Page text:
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FDA's Safety Reviews of Prilosec and Nexium Find No Evidence of Increased Rates of Cardiac Events
Current Information: FDA has completed a comprehensive, scientific review of known safety data for the drugs Prilosec and Nexium. While both of the long-term studies reported to FDA on May 29, 2007 collected safety data, the study protocols did not specify how heart problems, such as heart attacks, were defined or verified. As a result, evaluating the information that was gathered about the safety of both drugs in these studies was challenging. FDA’s assessment of the information from the data gathered was further supported by an additional analysis of 14 comparative studies of Prilosec, four of which were placebo-controlled. Although these studies were not specifically conducted to assess the risk of heart problems, and patient follow-up was incomplete, they do not suggest an increased risk of heart problems with the use of Prilosec or its newer formulation Nexium.
Based on everything now known at the agency, the reported difference in the frequency of heart attacks and other heart-related problems seen in the earlier analyses of the two small long-term studies does not indicate the presence of a true effect. Therefore, FDA continues to conclude that long-term use of these drugs is not likely to be associated with an increased risk of heart problems. FDA recommends that health care providers continue to prescribe, and patients continue to use, these products as described in the labeling for the two drugs.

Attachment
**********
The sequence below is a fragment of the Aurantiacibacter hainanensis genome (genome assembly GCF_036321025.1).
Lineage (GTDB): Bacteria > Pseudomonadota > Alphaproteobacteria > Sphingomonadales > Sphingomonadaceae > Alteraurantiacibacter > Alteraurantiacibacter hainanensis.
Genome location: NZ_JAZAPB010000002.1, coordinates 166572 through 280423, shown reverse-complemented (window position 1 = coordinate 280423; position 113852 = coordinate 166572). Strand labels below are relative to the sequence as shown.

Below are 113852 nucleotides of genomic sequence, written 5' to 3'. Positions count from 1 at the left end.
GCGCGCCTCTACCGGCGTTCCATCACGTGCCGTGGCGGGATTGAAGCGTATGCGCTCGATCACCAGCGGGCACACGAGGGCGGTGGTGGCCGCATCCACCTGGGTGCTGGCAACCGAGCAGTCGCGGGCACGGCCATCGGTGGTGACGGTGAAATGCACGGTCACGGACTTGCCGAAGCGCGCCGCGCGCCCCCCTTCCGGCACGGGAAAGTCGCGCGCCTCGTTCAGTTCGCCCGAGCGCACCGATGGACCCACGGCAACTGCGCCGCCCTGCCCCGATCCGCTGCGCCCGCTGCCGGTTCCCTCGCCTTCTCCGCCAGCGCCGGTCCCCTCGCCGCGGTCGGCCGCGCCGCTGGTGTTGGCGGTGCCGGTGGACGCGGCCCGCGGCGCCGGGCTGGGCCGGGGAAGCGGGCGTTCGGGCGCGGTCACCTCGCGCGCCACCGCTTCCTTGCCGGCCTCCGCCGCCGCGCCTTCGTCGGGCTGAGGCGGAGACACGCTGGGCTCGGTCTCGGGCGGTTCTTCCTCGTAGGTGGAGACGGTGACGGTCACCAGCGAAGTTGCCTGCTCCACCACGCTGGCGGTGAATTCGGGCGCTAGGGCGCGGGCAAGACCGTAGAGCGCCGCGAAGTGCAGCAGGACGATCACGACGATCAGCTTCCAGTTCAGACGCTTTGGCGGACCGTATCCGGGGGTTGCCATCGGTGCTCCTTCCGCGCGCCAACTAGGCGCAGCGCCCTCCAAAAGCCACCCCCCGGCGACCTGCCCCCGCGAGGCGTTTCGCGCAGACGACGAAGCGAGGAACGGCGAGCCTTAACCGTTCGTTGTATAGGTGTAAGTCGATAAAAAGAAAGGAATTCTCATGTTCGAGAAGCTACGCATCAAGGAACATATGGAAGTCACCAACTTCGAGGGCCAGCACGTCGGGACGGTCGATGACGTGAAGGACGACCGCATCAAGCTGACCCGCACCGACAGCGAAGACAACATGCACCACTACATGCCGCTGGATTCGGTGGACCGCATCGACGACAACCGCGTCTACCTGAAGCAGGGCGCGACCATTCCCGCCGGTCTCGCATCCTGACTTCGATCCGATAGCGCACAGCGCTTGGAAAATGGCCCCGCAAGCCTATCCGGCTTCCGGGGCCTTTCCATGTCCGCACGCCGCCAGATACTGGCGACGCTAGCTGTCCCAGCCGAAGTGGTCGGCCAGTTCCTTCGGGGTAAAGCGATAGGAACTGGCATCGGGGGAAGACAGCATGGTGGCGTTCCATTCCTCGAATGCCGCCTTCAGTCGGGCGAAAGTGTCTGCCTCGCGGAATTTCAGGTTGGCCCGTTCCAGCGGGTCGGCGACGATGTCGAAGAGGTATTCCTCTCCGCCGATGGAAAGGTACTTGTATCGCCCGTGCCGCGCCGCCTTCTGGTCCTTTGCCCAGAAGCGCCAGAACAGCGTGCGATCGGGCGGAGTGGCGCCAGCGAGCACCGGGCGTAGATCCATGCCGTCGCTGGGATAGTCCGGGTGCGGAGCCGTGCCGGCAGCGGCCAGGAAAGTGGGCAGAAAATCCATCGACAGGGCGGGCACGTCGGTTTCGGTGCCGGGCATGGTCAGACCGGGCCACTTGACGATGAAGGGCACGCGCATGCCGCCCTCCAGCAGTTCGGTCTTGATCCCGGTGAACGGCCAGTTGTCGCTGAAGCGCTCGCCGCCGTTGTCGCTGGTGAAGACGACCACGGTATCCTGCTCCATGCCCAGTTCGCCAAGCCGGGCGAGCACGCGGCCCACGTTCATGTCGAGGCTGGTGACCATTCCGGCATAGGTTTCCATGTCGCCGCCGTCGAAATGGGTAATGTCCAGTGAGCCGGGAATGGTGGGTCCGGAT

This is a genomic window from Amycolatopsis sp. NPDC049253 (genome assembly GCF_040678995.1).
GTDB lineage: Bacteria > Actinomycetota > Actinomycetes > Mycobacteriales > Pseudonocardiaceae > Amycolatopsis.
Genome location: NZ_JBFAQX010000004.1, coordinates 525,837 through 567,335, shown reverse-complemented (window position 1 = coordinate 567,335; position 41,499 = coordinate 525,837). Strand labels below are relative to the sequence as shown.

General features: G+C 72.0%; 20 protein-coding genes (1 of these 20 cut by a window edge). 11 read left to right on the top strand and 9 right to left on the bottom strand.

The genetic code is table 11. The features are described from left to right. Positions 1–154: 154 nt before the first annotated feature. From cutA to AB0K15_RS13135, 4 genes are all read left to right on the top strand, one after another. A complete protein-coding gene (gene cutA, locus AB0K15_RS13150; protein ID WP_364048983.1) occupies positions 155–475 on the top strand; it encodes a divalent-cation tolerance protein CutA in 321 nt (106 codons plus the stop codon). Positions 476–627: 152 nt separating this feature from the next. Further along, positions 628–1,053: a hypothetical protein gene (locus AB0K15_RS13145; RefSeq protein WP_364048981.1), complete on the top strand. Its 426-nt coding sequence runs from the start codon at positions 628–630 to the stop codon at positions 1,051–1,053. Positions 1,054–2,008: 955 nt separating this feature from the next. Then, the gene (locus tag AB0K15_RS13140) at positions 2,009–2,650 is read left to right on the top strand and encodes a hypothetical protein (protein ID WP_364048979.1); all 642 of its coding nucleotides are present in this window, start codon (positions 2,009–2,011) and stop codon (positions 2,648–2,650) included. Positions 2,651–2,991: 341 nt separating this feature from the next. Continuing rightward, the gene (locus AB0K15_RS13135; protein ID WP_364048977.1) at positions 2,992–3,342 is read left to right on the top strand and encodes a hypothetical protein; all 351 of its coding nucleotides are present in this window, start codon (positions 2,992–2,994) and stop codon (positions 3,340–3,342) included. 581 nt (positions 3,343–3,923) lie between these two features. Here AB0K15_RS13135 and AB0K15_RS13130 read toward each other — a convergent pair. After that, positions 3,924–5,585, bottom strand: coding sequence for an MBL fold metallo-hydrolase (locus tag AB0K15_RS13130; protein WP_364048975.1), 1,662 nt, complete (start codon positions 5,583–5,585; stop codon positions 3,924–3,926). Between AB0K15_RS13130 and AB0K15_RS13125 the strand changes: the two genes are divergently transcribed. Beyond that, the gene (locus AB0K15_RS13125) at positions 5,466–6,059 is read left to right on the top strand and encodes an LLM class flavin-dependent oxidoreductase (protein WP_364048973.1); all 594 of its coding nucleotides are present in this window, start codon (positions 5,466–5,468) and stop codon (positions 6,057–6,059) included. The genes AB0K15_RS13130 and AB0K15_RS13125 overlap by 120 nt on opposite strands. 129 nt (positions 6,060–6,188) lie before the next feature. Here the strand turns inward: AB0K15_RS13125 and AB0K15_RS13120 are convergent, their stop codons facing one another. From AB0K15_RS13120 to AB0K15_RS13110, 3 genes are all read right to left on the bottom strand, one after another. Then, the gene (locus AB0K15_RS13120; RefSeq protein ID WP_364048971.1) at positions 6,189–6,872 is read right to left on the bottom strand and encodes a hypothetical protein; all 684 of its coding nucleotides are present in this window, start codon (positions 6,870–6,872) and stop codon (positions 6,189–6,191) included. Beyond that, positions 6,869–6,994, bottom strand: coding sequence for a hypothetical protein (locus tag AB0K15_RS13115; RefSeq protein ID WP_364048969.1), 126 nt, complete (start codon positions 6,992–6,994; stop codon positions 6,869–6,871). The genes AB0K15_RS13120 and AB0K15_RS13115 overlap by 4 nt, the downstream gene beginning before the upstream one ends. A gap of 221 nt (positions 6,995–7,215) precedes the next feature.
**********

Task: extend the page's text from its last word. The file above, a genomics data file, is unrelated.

About Prilosec and Nexium
Prilosec and Nexium are members of a class of drugs known as proton pump inhibitors (PPIs). Nexium (esomeprazole) is the newer formulation of the original Prilosec (omeprazole) product. As prescription products, they are used to treat the symptoms of GERD and other conditions caused by excess stomach acid. PPIs work to decrease the amount of acid produced in the stomach and help heal erosions in the lining of the esophagus known as erosive esophagitis. They are also indicated for use with an antibiotic to treat gastric ulcers. Prilosec is also available as an over-the-counter medication to treat frequent heartburn.
To read a summary of what FDA knows about the data, visit: www.fda.gov/cder/drug/early_comm/omeprazole_esomepazole_update.htm
To read the Early Communication visit: https://www.fda.gov/cder/drug/early_comm/omeprazole_esomeprazole.htm
To report serious adverse reactions visit: www.fda.gov/medwatch/report/hcp.htm
Source: Food and Drug Administration